High speed rail’s tenuous connection to Heathrow

Lord Adonis rather lets the cat out of his bag by accepting that a High Speed rail connection to Heathrow would do little to reduce the number of flights from the airport. This is commendably honest but rather undermines the case put forward by his boss, Geoff Hoon, for the railway as a green alternative to flying which was the rationale for including it in the announcement about the third runway.

 In fact, a huge railway station under the airport with fast links to major conurbations might well encourage more people to use Heathrow and attract yet more flights to the hub rather than to regional airports. Given that Lord Adonis seems to accept there is little synergy between the high speed line and the airport, it is clear that the rail announcement was a hastily cobbled together package designed superficially to appease the environmentalist lobby.

 This is demonstrated by the sketchy nature of the plans. The projected cost of £20bn is merely a guess and there will be enormous wrangles over the route and the environmental impacts, as there was over High Speed One which had to be placed in lengthy tunnels at enormous cost. And there are doubts even among high speed line supporters about whether routing a high speed line to Heathrow is a sensible move.

 In reality, the commitment to examine the viability of a north south high speed line is little more than a belated adherence to the Labour party manifesto which previous transport ministers had ignored. It is also a response to the Tories’ who put Labour on the back foot by announcing their support for a line at the party conference last autumn.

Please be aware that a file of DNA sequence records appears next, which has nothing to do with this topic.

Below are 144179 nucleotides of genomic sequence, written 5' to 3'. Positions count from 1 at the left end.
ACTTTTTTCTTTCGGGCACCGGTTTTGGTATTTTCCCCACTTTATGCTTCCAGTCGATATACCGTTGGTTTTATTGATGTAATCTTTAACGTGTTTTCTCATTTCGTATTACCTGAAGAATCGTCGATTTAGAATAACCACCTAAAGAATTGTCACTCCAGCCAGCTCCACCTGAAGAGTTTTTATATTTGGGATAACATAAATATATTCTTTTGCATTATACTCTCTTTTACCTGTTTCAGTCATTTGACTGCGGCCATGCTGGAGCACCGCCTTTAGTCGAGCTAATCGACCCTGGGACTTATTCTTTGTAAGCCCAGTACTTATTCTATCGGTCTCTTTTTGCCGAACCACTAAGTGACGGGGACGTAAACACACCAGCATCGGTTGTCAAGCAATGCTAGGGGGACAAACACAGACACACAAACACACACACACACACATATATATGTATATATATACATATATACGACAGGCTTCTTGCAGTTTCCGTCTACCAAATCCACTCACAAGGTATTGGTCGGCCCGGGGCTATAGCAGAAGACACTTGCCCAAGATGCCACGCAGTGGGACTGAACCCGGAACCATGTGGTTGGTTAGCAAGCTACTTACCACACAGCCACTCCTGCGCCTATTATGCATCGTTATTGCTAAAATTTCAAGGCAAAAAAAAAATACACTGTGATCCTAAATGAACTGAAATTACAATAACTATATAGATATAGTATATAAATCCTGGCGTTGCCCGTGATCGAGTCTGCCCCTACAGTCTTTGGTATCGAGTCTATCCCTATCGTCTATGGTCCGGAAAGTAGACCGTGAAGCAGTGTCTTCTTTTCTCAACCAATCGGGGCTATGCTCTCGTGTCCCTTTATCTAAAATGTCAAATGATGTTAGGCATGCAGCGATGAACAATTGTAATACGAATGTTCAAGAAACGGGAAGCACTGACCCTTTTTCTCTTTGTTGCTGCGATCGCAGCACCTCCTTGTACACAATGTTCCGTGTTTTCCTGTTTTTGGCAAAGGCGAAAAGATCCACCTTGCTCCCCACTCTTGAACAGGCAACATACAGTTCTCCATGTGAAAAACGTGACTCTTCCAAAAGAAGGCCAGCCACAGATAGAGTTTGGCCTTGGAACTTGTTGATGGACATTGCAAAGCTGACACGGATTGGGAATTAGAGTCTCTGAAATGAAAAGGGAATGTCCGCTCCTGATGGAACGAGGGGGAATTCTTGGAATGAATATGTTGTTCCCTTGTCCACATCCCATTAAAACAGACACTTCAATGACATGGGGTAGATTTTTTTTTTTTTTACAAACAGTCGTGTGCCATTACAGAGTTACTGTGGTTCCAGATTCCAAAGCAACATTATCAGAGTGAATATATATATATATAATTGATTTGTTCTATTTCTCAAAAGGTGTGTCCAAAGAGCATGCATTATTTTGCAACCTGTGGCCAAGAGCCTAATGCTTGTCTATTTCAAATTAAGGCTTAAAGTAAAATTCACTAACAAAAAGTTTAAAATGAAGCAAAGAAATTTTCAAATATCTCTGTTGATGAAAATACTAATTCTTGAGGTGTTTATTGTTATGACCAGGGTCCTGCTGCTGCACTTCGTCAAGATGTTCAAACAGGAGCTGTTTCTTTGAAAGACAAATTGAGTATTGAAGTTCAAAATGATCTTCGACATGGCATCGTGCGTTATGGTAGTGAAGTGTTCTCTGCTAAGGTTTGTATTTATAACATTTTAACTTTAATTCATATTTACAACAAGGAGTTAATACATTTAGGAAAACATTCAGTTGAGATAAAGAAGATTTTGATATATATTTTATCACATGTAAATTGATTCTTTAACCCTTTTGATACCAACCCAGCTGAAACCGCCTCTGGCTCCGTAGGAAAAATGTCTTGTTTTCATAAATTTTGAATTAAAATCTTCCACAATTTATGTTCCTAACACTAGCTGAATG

The launch of the study is nonetheless welcome because the concept needs to be thoroughly examined not only from an economic point of view but an environmental one. It is by no means certain that a high speed line would be a green project. Quite apart from the fact that the line would require enormous amounts of resources and energy to build, it would lead to people travelling longer distances, as is happening with the first High Speed Line which will soon be running fast trains from Kent, encouraging commuters to live further from London. Labour should have commissioned such a study years ago, rather than letting the Conservatives make the running and crucially must go into it with an open mind in order to assess thoroughly the idea’s green credentials. As with the third runway, the odds against a high speed line ever being built remain high.


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